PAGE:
Molly’s partner on the journey (other than Bert, the shovel) is Greta and, for part of it, Yukio.

Although Dalton’s writing is exquisite he lost me a little on occasions. Overly detailed descriptions of cliffs, caves, ravines and wildlife were lost on this nature-agnostic. I suspect I was also a little jaded by the incredibly bad luck Molly and Greta had in terms of those they encounter; and incredulous at the fact they continued to survive.

There’s a strong sense of legacy here. Not just as it relates to the curse upon the ‘kin’ of Tom Berry, but the genesis of her family’s hatred and anger. Molly’s mother reflects on the bitter and vengeful tombstone of her own father.

“Promise me you will make your life graceful, Molly. Promise me you’ll make your life grand and beautiful and poetic, and even if it’s not poetic you’ll write it so it is. You write it, Molly, you understand? Promise me your epitaph won’t be ugly like this. And if someone else writes your epitaph, don’t make them struggle to write your epitaph. You must live a life so full that your epitaph will write itself, you understand? Will you promise me that, Molly?” p 8

It has to be said, Molly is a delight. She has the honest guile of a child but the comprehension and wisdom of someone who’s seen and experienced more than they should. She’s sassy and brave, and though she has no reason to be, she’s hopeful. I also liked Greta – more so as we learn her backstory.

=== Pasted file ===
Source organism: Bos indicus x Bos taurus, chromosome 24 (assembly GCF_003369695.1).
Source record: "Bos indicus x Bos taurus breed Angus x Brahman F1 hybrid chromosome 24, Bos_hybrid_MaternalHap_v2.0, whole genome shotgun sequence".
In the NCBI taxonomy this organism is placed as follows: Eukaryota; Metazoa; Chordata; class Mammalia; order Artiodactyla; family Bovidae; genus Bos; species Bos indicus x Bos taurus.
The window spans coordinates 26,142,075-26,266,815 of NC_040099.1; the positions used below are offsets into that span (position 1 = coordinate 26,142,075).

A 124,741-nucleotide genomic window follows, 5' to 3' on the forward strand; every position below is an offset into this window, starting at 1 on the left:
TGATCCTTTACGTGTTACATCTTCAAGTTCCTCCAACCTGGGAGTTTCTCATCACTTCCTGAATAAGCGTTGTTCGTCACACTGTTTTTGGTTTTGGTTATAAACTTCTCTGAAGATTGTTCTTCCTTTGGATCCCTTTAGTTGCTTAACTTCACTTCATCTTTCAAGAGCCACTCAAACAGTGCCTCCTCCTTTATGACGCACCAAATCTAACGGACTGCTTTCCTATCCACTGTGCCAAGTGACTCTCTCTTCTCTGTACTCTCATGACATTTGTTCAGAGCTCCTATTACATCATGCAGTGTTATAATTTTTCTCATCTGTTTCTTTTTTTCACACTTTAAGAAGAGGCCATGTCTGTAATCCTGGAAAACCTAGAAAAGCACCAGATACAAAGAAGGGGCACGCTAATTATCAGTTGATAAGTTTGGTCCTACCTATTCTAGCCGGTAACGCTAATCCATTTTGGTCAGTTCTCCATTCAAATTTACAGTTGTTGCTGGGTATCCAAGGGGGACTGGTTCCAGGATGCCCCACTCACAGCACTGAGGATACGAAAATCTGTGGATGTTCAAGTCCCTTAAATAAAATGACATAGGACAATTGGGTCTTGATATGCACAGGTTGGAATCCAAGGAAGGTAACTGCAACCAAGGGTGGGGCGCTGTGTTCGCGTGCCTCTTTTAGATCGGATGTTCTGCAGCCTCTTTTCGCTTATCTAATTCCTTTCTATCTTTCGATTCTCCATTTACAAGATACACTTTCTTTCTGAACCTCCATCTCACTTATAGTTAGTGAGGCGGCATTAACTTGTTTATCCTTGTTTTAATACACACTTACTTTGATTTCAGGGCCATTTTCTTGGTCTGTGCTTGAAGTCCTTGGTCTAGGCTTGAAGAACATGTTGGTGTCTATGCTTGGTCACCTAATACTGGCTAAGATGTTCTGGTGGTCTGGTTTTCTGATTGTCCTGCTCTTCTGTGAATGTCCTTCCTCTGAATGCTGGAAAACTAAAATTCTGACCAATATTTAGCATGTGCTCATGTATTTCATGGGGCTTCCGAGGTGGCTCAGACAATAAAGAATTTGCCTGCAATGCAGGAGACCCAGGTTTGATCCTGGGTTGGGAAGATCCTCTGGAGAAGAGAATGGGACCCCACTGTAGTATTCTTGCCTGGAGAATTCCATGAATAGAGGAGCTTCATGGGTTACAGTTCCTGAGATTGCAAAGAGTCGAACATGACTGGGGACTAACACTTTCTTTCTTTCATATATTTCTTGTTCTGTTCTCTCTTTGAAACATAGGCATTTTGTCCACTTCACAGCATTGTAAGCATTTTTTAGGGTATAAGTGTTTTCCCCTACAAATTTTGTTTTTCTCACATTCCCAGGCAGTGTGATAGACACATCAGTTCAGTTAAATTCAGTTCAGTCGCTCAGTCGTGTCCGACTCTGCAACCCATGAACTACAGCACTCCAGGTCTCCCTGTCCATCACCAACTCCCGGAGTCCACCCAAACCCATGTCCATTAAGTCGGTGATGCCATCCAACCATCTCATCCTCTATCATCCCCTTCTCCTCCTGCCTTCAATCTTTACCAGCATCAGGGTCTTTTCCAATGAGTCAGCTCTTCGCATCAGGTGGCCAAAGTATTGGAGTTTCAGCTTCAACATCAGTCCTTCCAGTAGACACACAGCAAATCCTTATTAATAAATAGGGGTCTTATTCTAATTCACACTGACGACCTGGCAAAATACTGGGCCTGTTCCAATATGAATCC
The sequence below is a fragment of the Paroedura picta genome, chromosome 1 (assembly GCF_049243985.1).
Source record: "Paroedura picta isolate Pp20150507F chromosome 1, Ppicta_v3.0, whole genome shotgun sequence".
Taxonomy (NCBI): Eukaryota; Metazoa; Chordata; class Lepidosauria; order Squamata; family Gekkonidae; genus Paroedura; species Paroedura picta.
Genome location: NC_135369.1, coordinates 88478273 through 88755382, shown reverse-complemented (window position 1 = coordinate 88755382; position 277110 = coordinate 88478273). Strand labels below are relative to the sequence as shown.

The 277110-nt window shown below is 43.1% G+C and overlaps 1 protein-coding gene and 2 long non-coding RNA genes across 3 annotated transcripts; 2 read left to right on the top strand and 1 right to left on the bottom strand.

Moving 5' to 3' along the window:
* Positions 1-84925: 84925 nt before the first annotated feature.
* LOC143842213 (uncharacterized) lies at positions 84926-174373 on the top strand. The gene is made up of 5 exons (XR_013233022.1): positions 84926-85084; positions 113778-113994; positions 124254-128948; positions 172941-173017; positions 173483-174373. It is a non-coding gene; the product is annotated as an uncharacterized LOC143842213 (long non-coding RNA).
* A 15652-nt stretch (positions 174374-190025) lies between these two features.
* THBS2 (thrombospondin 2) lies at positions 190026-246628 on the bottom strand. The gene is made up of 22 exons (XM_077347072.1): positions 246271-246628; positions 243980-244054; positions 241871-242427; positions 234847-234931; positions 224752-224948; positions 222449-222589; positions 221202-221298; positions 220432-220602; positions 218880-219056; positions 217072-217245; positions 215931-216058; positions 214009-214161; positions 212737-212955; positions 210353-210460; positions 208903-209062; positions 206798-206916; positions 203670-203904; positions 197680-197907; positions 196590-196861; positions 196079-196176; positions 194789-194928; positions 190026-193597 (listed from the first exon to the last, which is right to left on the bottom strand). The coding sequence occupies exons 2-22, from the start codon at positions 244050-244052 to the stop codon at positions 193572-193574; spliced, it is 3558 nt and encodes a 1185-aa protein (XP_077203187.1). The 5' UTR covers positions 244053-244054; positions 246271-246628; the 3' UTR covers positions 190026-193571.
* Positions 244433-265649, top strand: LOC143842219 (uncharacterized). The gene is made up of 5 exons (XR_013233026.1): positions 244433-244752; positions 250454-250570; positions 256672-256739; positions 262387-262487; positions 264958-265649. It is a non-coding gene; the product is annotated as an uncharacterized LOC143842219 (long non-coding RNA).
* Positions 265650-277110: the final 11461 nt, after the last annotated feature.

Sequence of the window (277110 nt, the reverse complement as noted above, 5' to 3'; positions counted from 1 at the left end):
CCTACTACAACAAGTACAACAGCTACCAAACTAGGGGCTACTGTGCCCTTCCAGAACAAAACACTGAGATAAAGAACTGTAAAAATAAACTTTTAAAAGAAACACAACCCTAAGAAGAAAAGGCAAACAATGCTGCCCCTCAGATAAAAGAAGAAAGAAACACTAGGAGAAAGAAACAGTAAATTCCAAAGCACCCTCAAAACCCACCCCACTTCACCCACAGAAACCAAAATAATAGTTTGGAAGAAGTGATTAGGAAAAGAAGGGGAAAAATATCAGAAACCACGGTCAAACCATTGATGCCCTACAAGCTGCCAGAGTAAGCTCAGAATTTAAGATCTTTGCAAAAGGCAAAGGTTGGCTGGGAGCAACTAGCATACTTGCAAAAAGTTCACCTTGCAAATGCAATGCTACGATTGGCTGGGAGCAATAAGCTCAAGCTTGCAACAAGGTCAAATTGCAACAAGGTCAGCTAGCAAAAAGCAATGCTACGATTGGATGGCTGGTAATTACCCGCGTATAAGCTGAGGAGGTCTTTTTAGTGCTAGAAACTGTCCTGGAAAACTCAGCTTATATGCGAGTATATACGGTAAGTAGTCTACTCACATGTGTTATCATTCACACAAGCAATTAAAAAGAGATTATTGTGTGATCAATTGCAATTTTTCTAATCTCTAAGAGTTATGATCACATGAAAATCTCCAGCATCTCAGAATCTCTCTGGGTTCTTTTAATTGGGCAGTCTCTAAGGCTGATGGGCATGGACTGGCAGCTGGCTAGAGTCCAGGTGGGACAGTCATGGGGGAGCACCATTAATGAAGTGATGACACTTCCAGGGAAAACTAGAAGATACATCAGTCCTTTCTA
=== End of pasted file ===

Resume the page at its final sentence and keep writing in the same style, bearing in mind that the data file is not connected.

Molly talks to the sky. It bestows upon her gifts. I suspect there’s an obvious sky / heaven analogy there but Molly looks to ‘the sky’ for direction. Literally and metaphorically.

‘What if we’re the treasure?’ she asks. She looks back up at the sky. ‘I’d try to hide us, too. That sky is the lid of a treasure chest. That sky is a blanket. Or a cloak….’

We are treasure buried by the sky,’ Molly says. p 285

As a pragmatic logic-loving type of person I happily followed along on Molly’s pilgrimage, despite it dipping in and out of realism. Dalton’s writing, though dense and detailed in parts is simply stunning.

And to the sky she makes a wish. She wishes to be water. Because water has no feeling. Water feels no pain. Water is never afraid. Water feels no sorrow. And she thinks about the life she could have had if she’d known how to move through this complex earth the way water always knows how to move through it. p 276

In many ways this is quite different to Dalton’s debut novel – at least in terms of the narrative – but there are similarities. We’re offered a child who’s forced to face harsh realities before they should, who looks desperately to those around them for guidance, but ultimately recognises and understand their own gifts.

No weights of gold to measure.
Only scales of truth and lies
For we are living treasure
Under all our shimmering skies. p 357

All our Shimmering Skies by Trent Dalton was published by Harper Collins and is now available.

I received a copy of this book from the publisher for review purposes.